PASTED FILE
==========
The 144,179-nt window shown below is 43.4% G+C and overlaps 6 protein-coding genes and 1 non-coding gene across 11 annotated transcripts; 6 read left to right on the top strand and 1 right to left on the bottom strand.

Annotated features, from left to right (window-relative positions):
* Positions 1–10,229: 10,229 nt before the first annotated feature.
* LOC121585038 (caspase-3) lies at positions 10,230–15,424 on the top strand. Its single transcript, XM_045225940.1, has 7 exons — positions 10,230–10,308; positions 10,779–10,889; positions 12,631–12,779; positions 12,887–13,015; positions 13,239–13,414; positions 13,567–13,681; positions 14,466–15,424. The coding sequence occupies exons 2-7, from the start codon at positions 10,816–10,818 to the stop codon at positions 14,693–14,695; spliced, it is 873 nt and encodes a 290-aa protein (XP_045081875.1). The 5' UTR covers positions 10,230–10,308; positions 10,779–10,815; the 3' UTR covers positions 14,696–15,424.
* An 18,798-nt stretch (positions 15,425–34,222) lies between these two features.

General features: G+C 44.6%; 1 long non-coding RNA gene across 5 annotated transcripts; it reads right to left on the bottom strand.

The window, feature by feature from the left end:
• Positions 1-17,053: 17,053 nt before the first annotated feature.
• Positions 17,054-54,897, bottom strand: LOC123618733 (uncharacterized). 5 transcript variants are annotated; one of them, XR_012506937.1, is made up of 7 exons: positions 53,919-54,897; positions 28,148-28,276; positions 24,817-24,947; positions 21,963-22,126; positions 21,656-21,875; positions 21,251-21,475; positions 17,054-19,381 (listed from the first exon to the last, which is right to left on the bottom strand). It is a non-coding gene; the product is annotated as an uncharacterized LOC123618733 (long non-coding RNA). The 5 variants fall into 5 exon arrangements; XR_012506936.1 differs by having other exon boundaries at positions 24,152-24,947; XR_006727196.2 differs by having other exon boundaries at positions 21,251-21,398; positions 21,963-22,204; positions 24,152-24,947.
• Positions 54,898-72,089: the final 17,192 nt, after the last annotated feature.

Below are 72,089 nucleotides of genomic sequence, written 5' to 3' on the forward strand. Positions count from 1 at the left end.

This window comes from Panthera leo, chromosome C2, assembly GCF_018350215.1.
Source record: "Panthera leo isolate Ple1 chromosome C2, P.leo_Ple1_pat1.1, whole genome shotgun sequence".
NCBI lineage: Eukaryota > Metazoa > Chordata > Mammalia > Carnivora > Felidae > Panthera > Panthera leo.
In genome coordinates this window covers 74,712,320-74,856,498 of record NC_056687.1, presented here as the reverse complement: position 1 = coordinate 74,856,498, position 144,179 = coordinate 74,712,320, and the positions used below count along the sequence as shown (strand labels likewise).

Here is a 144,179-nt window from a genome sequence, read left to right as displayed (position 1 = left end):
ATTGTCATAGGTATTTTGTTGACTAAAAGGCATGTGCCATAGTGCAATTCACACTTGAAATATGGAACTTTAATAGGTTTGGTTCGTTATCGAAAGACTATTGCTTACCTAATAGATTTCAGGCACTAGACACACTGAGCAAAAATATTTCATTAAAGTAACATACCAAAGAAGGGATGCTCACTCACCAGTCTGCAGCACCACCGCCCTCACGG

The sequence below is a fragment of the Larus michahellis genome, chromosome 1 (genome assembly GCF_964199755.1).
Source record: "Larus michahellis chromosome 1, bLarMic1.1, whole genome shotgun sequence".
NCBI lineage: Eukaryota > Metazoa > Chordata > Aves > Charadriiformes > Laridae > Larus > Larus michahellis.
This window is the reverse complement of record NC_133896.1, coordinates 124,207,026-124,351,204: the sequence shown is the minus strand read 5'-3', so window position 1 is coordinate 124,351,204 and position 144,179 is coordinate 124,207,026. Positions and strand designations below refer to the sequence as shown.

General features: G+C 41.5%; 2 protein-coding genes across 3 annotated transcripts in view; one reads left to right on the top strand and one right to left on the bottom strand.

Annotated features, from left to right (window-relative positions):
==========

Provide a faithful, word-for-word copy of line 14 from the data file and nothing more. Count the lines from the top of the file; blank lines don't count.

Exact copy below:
NCBI lineage: Eukaryota > Metazoa > Chordata > Mammalia > Carnivora > Felidae > Panthera > Panthera leo.